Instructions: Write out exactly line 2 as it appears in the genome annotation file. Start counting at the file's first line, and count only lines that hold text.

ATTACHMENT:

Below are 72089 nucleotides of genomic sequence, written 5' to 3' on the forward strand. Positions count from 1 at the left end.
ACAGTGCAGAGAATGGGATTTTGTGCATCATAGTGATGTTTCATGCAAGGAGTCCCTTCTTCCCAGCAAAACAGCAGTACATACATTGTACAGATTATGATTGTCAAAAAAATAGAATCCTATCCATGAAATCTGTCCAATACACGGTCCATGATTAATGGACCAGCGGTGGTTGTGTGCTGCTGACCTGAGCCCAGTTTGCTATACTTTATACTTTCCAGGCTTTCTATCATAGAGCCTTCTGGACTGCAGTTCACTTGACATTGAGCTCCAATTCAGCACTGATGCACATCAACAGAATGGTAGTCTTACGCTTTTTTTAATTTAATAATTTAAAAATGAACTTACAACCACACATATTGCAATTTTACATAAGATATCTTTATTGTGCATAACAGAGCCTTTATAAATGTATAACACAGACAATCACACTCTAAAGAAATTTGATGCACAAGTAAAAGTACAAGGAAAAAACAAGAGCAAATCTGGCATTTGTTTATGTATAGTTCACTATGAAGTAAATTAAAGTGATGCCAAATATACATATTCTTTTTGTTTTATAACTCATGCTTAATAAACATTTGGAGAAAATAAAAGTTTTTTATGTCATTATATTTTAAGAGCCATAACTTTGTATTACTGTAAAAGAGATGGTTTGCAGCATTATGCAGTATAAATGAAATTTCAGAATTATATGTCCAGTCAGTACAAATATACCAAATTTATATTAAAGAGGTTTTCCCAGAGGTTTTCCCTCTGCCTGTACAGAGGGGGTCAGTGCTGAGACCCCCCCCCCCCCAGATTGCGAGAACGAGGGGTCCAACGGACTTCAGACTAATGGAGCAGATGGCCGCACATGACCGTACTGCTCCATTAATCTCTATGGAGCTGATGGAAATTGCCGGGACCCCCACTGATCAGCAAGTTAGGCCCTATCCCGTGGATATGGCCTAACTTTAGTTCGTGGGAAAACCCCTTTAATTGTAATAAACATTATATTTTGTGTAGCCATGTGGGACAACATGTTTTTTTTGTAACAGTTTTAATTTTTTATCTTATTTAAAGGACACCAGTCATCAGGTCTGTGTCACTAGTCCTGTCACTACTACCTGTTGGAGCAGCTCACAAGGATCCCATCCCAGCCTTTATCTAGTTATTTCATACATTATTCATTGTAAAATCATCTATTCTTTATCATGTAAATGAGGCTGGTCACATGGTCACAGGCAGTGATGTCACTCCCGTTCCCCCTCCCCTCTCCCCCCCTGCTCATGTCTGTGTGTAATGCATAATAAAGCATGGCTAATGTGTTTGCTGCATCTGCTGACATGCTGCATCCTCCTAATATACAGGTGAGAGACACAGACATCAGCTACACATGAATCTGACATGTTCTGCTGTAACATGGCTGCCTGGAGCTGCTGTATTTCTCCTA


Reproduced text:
ACAGTGCAGAGAATGGGATTTTGTGCATCATAGTGATGTTTCATGCAAGGAGTCCCTTCTTCCCAGCAAAACAGCAGTACATACATTGTACAGATTATGATTGTCAAAAAAATAGAATCCTATCCATGAAATCTGTCCAATACACGGTCCATGATTAATGGACCAGCGGTGGTTGTGTGCTGCTGACCTGAGCCCAGTTTGCTATACTTTATACTTTCCAGGCTTTCTATCATAGAGCCTTCTGGACTGCAGTTCACTTGACATTGAGCTCCAATTCAGCACTGATGCACATCAACAGAATGGTAGTCTTACGCTTTTTTTAATTTAATAATTTAAAAATGAACTTACAACCACACATATTGCAATTTTACATAAGATATCTTTATTGTGCATAACAGAGCCTTTATAAATGTATAACACAGACAATCACACTCTAAAGAAATTTGATGCACAAGTAAAAGTACAAGGAAAAAACAAGAGCAAATCTGGCATTTGTTTATGTATAGTTCACTATGAAGTAAATTAAAGTGATGCCAAATATACATATTCTTTTTGTTTTATAACTCATGCTTAATAAACATTTGGAGAAAATAAAAGTTTTTTATGTCATTATATTTTAAGAGCCATAACTTTGTATTACTGTAAAAGAGATGGTTTGCAGCATTATGCAGTATAAATGAAATTTCAGAATTATATGTCCAGTCAGTACAAATATACCAAATTTATATTAAAGAGGTTTTCCCAGAGGTTTTCCCTCTGCCTGTACAGAGGGGGTCAGTGCTGAGACCCCCCCCCCCCCAGATTGCGAGAACGAGGGGTCCAACGGACTTCAGACTAATGGAGCAGATGGCCGCACATGACCGTACTGCTCCATTAATCTCTATGGAGCTGATGGAAATTGCCGGGACCCCCACTGATCAGCAAGTTAGGCCCTATCCCGTGGATATGGCCTAACTTTAGTTCGTGGGAAAACCCCTTTAATTGTAATAAACATTATATTTTGTGTAGCCATGTGGGACAACATGTTTTTTTTGTAACAGTTTTAATTTTTTATCTTATTTAAAGGACACCAGTCATCAGGTCTGTGTCACTAGTCCTGTCACTACTACCTGTTGGAGCAGCTCACAAGGATCCCATCCCAGCCTTTATCTAGTTATTTCATACATTATTCATTGTAAAATCATCTATTCTTTATCATGTAAATGAGGCTGGTCACATGGTCACAGGCAGTGATGTCACTCCCGTTCCCCCTCCCCTCTCCCCCCCTGCTCATGTCTGTGTGTAATGCATAATAAAGCATGGCTAATGTGTTTGCTGCATCTGCTGACATGCTGCATCCTCCTAATATACAGGTGAGAGACACAGACATCAGCTACACATGAATCTGACATGTTCTGCTGTAACATGGCTGCCTGGAGCTGCTGTATTTCTCCTA